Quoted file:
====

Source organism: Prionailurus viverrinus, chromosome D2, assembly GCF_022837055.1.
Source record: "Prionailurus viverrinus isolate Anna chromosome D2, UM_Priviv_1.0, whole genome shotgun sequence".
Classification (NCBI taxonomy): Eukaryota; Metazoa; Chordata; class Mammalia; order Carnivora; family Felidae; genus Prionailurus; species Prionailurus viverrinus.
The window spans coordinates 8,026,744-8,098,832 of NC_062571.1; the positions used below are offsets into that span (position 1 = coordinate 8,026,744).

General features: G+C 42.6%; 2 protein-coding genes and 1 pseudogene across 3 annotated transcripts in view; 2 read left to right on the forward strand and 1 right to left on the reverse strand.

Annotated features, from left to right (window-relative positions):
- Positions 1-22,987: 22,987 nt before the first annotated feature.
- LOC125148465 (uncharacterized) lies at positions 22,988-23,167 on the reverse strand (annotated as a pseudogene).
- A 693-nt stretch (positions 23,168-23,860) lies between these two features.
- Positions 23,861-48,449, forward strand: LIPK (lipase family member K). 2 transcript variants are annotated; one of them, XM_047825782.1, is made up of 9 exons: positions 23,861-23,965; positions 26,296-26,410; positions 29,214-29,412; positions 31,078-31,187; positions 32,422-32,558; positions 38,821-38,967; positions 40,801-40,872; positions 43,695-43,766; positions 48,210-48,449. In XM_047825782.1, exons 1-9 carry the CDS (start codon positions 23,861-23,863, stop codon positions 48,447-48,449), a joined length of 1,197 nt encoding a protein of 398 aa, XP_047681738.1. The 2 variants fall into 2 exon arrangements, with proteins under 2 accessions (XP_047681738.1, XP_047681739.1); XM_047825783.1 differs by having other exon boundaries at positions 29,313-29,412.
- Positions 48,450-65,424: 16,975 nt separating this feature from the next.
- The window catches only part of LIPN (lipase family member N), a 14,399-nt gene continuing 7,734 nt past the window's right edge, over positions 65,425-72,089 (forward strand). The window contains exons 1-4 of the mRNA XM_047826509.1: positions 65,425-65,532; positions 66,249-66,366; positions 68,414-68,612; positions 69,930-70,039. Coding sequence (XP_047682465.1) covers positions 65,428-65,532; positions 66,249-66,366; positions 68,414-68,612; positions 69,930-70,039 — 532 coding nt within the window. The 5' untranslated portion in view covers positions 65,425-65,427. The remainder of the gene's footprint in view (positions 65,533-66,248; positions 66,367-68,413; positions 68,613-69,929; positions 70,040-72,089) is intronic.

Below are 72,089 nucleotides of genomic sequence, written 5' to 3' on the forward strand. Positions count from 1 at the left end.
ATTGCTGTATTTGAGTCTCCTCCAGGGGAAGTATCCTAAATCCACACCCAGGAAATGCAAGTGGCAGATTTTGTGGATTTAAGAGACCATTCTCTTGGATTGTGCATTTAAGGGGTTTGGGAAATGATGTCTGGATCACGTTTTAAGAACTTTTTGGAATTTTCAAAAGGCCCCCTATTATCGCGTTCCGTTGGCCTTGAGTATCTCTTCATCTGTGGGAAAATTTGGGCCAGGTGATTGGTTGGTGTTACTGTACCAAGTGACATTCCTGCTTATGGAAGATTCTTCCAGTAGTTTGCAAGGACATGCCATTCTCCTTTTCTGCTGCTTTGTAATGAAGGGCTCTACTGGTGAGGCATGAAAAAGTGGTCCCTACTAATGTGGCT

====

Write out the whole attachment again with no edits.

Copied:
Source organism: Prionailurus viverrinus, chromosome D2, assembly GCF_022837055.1.
Source record: "Prionailurus viverrinus isolate Anna chromosome D2, UM_Priviv_1.0, whole genome shotgun sequence".
Classification (NCBI taxonomy): Eukaryota; Metazoa; Chordata; class Mammalia; order Carnivora; family Felidae; genus Prionailurus; species Prionailurus viverrinus.
The window spans coordinates 8,026,744-8,098,832 of NC_062571.1; the positions used below are offsets into that span (position 1 = coordinate 8,026,744).

General features: G+C 42.6%; 2 protein-coding genes and 1 pseudogene across 3 annotated transcripts in view; 2 read left to right on the forward strand and 1 right to left on the reverse strand.

Annotated features, from left to right (window-relative positions):
- Positions 1-22,987: 22,987 nt before the first annotated feature.
- LOC125148465 (uncharacterized) lies at positions 22,988-23,167 on the reverse strand (annotated as a pseudogene).
- A 693-nt stretch (positions 23,168-23,860) lies between these two features.
- Positions 23,861-48,449, forward strand: LIPK (lipase family member K). 2 transcript variants are annotated; one of them, XM_047825782.1, is made up of 9 exons: positions 23,861-23,965; positions 26,296-26,410; positions 29,214-29,412; positions 31,078-31,187; positions 32,422-32,558; positions 38,821-38,967; positions 40,801-40,872; positions 43,695-43,766; positions 48,210-48,449. In XM_047825782.1, exons 1-9 carry the CDS (start codon positions 23,861-23,863, stop codon positions 48,447-48,449), a joined length of 1,197 nt encoding a protein of 398 aa, XP_047681738.1. The 2 variants fall into 2 exon arrangements, with proteins under 2 accessions (XP_047681738.1, XP_047681739.1); XM_047825783.1 differs by having other exon boundaries at positions 29,313-29,412.
- Positions 48,450-65,424: 16,975 nt separating this feature from the next.
- The window catches only part of LIPN (lipase family member N), a 14,399-nt gene continuing 7,734 nt past the window's right edge, over positions 65,425-72,089 (forward strand). The window contains exons 1-4 of the mRNA XM_047826509.1: positions 65,425-65,532; positions 66,249-66,366; positions 68,414-68,612; positions 69,930-70,039. Coding sequence (XP_047682465.1) covers positions 65,428-65,532; positions 66,249-66,366; positions 68,414-68,612; positions 69,930-70,039 — 532 coding nt within the window. The 5' untranslated portion in view covers positions 65,425-65,427. The remainder of the gene's footprint in view (positions 65,533-66,248; positions 66,367-68,413; positions 68,613-69,929; positions 70,040-72,089) is intronic.

Below are 72,089 nucleotides of genomic sequence, written 5' to 3' on the forward strand. Positions count from 1 at the left end.
ATTGCTGTATTTGAGTCTCCTCCAGGGGAAGTATCCTAAATCCACACCCAGGAAATGCAAGTGGCAGATTTTGTGGATTTAAGAGACCATTCTCTTGGATTGTGCATTTAAGGGGTTTGGGAAATGATGTCTGGATCACGTTTTAAGAACTTTTTGGAATTTTCAAAAGGCCCCCTATTATCGCGTTCCGTTGGCCTTGAGTATCTCTTCATCTGTGGGAAAATTTGGGCCAGGTGATTGGTTGGTGTTACTGTACCAAGTGACATTCCTGCTTATGGAAGATTCTTCCAGTAGTTTGCAAGGACATGCCATTCTCCTTTTCTGCTGCTTTGTAATGAAGGGCTCTACTGGTGAGGCATGAAAAAGTGGTCCCTACTAATGTGGCT